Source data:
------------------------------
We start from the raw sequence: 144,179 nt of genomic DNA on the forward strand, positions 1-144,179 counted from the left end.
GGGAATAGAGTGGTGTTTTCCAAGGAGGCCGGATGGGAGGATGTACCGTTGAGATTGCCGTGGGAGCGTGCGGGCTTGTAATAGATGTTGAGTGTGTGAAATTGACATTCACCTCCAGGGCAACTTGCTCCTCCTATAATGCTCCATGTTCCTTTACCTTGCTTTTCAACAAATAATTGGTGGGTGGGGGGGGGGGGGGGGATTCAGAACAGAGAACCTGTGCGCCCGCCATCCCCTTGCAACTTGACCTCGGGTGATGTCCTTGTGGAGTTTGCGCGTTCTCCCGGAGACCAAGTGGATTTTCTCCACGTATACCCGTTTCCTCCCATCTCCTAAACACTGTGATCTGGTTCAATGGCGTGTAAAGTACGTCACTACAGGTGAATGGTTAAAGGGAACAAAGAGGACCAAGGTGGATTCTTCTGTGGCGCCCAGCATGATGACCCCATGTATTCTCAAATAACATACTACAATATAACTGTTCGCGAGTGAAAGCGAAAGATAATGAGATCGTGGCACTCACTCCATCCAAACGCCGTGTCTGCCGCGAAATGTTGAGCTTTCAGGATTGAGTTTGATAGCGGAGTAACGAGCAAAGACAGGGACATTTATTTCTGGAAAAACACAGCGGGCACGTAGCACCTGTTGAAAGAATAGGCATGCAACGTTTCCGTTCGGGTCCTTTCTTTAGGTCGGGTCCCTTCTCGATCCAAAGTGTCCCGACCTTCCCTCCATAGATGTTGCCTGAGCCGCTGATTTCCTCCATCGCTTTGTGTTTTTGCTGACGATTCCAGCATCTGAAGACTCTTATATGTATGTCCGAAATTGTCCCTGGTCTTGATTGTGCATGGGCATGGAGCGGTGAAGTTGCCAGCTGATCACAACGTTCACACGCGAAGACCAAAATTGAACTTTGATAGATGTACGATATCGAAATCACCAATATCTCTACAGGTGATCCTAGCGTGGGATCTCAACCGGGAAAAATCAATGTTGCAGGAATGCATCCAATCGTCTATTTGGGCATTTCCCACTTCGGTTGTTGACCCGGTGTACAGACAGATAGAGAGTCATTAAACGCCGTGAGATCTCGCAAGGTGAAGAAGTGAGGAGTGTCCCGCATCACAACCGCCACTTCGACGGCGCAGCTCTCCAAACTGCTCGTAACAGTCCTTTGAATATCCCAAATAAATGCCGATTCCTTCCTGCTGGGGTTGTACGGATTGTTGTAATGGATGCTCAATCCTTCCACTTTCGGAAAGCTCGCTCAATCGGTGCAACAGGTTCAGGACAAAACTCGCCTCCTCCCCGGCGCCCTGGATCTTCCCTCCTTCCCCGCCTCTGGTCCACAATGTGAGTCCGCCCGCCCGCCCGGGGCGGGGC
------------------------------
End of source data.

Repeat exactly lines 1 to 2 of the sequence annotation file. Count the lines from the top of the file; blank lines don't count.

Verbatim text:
We start from the raw sequence: 144,179 nt of genomic DNA on the forward strand, positions 1-144,179 counted from the left end.
GGGAATAGAGTGGTGTTTTCCAAGGAGGCCGGATGGGAGGATGTACCGTTGAGATTGCCGTGGGAGCGTGCGGGCTTGTAATAGATGTTGAGTGTGTGAAATTGACATTCACCTCCAGGGCAACTTGCTCCTCCTATAATGCTCCATGTTCCTTTACCTTGCTTTTCAACAAATAATTGGTGGGTGGGGGGGGGGGGGGGGATTCAGAACAGAGAACCTGTGCGCCCGCCATCCCCTTGCAACTTGACCTCGGGTGATGTCCTTGTGGAGTTTGCGCGTTCTCCCGGAGACCAAGTGGATTTTCTCCACGTATACCCGTTTCCTCCCATCTCCTAAACACTGTGATCTGGTTCAATGGCGTGTAAAGTACGTCACTACAGGTGAATGGTTAAAGGGAACAAAGAGGACCAAGGTGGATTCTTCTGTGGCGCCCAGCATGATGACCCCATGTATTCTCAAATAACATACTACAATATAACTGTTCGCGAGTGAAAGCGAAAGATAATGAGATCGTGGCACTCACTCCATCCAAACGCCGTGTCTGCCGCGAAATGTTGAGCTTTCAGGATTGAGTTTGATAGCGGAGTAACGAGCAAAGACAGGGACATTTATTTCTGGAAAAACACAGCGGGCACGTAGCACCTGTTGAAAGAATAGGCATGCAACGTTTCCGTTCGGGTCCTTTCTTTAGGTCGGGTCCCTTCTCGATCCAAAGTGTCCCGACCTTCCCTCCATAGATGTTGCCTGAGCCGCTGATTTCCTCCATCGCTTTGTGTTTTTGCTGACGATTCCAGCATCTGAAGACTCTTATATGTATGTCCGAAATTGTCCCTGGTCTTGATTGTGCATGGGCATGGAGCGGTGAAGTTGCCAGCTGATCACAACGTTCACACGCGAAGACCAAAATTGAACTTTGATAGATGTACGATATCGAAATCACCAATATCTCTACAGGTGATCCTAGCGTGGGATCTCAACCGGGAAAAATCAATGTTGCAGGAATGCATCCAATCGTCTATTTGGGCATTTCCCACTTCGGTTGTTGACCCGGTGTACAGACAGATAGAGAGTCATTAAACGCCGTGAGATCTCGCAAGGTGAAGAAGTGAGGAGTGTCCCGCATCACAACCGCCACTTCGACGGCGCAGCTCTCCAAACTGCTCGTAACAGTCCTTTGAATATCCCAAATAAATGCCGATTCCTTCCTGCTGGGGTTGTACGGATTGTTGTAATGGATGCTCAATCCTTCCACTTTCGGAAAGCTCGCTCAATCGGTGCAACAGGTTCAGGACAAAACTCGCCTCCTCCCCGGCGCCCTGGATCTTCCCTCCTTCCCCGCCTCTGGTCCACAATGTGAGTCCGCCCGCCCGCCCGGGGCGGGGC